The American shale revolution came so quickly, and with such force, that the supportive infrastructure necessary to get the oil and gas to market hasn’t been expanded fast enough to accommodate it. Though the U.S. has the world’s most extensive network of pipelines by far, the layout hasn’t been fully connected to the Bakken shale formation in an otherwise unremarkable area of North Dakota. As the WSJ reports, producers have had to rely on the country’s rail network to transport crude to refineries:
The Bakken has become one of the most prolific oil-producing regions in the country, but most of its more than 1 million barrels a day of crude output is shipped by rail. […] Moving oil by rail costs more but gives oil companies and refiners flexibility to deliver crude to the most profitable coastal markets.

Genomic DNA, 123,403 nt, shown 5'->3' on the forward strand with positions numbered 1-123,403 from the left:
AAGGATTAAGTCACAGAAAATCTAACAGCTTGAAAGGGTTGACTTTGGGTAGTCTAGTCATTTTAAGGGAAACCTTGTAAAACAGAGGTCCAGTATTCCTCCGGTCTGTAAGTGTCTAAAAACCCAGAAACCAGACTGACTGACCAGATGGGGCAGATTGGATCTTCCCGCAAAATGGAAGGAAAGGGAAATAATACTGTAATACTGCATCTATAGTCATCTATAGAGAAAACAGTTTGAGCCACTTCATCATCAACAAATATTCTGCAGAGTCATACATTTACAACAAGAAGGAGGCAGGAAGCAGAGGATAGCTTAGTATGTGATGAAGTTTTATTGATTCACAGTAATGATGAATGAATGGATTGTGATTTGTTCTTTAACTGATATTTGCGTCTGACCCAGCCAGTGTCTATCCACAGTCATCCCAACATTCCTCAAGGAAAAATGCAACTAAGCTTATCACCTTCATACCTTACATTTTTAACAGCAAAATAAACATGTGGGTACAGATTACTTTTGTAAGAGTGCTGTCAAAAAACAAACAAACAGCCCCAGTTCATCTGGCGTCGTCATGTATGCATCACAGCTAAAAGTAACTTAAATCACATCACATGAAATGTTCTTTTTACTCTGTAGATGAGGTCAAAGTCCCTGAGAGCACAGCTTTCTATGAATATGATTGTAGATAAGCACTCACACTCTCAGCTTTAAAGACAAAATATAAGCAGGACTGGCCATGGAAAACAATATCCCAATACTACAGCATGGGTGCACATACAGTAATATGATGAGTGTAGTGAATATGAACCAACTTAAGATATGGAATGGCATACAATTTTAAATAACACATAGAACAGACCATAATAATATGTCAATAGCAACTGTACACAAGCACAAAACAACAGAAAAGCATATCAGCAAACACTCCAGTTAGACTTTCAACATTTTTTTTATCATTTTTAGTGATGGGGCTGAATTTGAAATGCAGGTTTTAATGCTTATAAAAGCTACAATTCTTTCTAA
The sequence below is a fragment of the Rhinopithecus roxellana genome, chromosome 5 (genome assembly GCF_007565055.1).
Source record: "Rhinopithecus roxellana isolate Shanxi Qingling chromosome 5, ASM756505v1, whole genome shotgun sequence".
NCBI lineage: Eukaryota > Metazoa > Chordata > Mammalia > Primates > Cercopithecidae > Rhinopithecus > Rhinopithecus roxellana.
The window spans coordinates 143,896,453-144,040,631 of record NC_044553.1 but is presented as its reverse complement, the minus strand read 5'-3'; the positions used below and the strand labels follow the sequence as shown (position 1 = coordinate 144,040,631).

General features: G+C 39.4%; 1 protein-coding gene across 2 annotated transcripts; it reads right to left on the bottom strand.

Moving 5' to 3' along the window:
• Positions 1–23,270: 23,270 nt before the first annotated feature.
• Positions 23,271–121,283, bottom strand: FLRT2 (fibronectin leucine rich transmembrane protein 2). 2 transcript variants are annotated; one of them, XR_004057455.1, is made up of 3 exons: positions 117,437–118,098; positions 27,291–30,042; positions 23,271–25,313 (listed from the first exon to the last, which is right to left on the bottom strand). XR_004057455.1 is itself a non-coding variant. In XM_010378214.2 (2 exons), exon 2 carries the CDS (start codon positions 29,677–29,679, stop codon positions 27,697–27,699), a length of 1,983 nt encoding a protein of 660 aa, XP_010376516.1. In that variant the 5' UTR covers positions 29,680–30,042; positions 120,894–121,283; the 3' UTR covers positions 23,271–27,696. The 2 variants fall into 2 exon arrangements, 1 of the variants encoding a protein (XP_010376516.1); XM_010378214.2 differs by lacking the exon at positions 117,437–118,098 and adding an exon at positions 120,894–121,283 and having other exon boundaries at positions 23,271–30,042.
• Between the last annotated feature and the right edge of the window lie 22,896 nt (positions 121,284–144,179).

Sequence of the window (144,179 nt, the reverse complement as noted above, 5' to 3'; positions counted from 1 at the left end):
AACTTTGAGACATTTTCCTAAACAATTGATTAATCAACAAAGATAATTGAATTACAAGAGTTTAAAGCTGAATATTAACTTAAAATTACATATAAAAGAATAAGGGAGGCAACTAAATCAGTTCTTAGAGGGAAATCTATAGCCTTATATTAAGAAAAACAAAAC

But moving oil by rail is expensive, not to mention dangerous, and building out pipeline infrastructure will bust up bottlenecks and connect new sources of shale hydrocarbons to larger networks. And now, the WSJ notes, three new pipelines are set to do just that by 2016:
Pipeline news announced this week indicate another 885,000 barrels of oil a day could be carried out of the state by 2016 on three different pipelines.
This is of critical importance if we want to keep this phenomenon going. As drillers exhaust the most promising plays in these shale formations, they’ll be forced to drill trickier wells for lower profit margins. Technological advances and a high price of oil will make drilling many of these reserves economically feasible, but reducing transport costs will also be essential, if we want this energy renaissance to continue.